Anne Owers, the Chief Inspector of Prisons, said demands for longer sentences had led to a prisons "crisis" which was boosting the suicide rate.
In a stark warning to ministers, the Tory opposition and the right-wing media, the prisons watchdog has urged them to "be responsible" and not to create climates where the courts feel pressured to recommend prison terms for non-violent offences.
"If you lock up this number of people this is the consequence. This is what is going to happen: more people are going to die in our prisons but also our prisons aren't going to be able to do the positive stuff nearly so well," she said. "This is what is happening. So everybody who is responsible - be responsible."
Her remarks, in an interview with The Independent, came as prison numbers last week reached a record level of more than 77,000, near capacity.
Ms Owers said the overcrowding "crisis" meant prisoners were "bussed" around the prison estate in search of space. "It is like some sort of horrific game of musical cells," she said.
In a damning assessment of the overcrowded penal system, she said prisons were so full that programmes to cut offending were compromised, leaving jails to "recycle people".
"All the research on patterns of sentencing shows that we are sentencing people to prison more often for things that would not have attracted a custodial sentence before and when we send them to prison we are sending them to prison for longer," she said.
Her remarks came as Lord Woolf, the Lord Chief Justice, called for the courts to look more closely at restorative justice as an alternative to prison. Last week Andrew Sims, a 19-year-old on remand at the Glen Parva young offenders' institution, became the 50th prisoner to kill himself this year. Last year 96 people killed themselves in prison and 228 prisoners were resuscitated. There were also 17,678 cases of self-inflicted harm.
The prisons watchdog said the fall in the number of women in prison had coincided with a sharp drop in suicides. Last year women prisoners were twice as likely to kill themselves than men, and female suicides were increasing. This year only two women have killed themselves. "You can't but draw a conclusion from the fact that the suicide rate was lower in the first part of this year. There was a definite dip and a very welcome one," she said. "If you look at women's prisons, we have some space and not quite such a pressured environment."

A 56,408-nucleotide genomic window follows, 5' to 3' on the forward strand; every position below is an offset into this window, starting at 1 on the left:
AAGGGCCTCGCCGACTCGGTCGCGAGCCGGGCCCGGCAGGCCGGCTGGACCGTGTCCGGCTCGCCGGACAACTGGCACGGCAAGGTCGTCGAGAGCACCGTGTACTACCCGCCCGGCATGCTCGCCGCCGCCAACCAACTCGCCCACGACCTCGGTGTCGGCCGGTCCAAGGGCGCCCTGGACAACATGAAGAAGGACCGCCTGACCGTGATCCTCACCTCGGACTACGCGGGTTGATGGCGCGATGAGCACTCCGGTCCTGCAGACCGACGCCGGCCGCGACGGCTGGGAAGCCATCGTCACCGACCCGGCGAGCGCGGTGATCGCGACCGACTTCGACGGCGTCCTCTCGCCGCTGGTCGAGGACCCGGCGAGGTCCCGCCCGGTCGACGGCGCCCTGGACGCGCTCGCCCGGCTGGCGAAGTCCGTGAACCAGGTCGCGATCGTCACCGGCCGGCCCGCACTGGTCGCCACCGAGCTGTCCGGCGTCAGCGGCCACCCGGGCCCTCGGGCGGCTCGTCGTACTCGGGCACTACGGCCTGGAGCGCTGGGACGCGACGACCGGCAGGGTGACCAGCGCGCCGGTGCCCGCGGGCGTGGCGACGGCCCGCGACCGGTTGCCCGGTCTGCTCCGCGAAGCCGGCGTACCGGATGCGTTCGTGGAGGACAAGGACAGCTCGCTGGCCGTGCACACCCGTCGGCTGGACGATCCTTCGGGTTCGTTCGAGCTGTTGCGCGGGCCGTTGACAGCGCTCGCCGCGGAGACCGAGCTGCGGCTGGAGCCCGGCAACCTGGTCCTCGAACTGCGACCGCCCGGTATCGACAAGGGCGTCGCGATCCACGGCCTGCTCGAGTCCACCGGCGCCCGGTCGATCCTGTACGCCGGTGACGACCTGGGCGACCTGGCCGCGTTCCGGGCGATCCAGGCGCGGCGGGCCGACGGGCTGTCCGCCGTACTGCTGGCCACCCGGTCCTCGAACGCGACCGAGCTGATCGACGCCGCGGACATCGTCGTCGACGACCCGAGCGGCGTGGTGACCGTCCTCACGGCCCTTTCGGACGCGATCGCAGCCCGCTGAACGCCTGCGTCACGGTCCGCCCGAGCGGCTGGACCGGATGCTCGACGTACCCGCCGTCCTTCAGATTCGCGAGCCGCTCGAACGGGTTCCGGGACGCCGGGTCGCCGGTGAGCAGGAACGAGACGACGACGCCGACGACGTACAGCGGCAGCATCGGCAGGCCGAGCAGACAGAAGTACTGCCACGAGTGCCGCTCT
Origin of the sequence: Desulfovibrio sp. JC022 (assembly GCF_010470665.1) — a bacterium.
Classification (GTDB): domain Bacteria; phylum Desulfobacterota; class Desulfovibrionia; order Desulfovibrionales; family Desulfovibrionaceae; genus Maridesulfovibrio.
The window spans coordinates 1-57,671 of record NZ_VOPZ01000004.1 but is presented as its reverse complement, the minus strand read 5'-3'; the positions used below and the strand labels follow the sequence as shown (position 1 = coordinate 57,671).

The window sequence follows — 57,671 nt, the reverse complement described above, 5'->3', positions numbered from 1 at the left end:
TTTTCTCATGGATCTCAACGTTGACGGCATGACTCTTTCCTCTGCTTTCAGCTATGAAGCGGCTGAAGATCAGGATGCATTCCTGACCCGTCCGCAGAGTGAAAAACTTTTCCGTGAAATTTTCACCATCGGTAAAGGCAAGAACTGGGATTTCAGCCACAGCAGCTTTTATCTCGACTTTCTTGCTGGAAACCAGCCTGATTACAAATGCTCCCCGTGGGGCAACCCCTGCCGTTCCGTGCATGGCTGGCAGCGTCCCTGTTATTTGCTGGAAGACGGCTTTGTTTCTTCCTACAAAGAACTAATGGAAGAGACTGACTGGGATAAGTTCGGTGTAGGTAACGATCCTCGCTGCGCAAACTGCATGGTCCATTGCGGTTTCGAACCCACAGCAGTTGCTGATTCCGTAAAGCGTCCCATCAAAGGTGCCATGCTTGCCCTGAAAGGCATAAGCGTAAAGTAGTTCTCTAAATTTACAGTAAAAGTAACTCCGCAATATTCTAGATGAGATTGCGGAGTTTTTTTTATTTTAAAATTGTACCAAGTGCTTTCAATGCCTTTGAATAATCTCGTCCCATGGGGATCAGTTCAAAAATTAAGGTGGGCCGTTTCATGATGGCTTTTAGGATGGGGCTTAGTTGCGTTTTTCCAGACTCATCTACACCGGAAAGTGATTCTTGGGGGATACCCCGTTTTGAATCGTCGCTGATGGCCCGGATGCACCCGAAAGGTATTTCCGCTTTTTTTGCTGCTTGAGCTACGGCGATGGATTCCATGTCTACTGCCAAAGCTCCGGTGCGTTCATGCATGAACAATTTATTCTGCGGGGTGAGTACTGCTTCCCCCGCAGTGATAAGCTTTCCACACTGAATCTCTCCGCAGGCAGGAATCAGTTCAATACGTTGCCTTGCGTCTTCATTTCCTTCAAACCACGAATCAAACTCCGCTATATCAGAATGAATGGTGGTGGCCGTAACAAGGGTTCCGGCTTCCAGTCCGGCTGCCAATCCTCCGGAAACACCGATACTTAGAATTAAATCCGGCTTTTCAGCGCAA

The drop in female prisoners follows a call by politicians, including Tony Blair, to consider alternatives to jail for women. The Prime Minister's wife, Cherie Blair, has campaigned publicly to cut the number of women going to prison for non-violent crimes.
Ms Owers acknowledged that the rhetoric from Government had contributed to the cut in numbers. "I think it probably has helped to create a climate where sentencers will quite rightly consider all the other options before using prison as a last resort," she said.
By Kunal Dutta
* Over the past 10 years the number of prisoners in England and Wales has increased by 25,000.
* More than half of the 142 prisons in England and Wales are overcrowded, Home Office figures show.
* By the end of July, more than 10 per cent of these were full even beyond their "safe" limits.
* More than 17,000 prisoners are being held two to a cell designed for one.
* Since the start of June, more than 90 per cent of prison suicides have involved prisoners in overcrowded cells.
* In 2004 there were a total of 95 suicides in England and Wales, a record number.
* By the end of July, Liverpool's Altcourse prison was holding 933 offenders in cells designed to hold 614.
* Prison Service research shows that 10 out of 20 prisons with the highest rates of suicides are also in the top 20 for population turnover.
* Last year, the average pay for employed prisoners was £8 per week.
* In 2003 and 2004, the average amount of time spent on purposeful activity by prisoners in the 11 private prisons in England and Wales was 26.7 hours - 3.5 hours longer than in public-sector prisons.
* There have been seven prisons ministers since Labour took power in 1997.
* In 2003-04 it cost an average of £37,305 to keep a person in prison.
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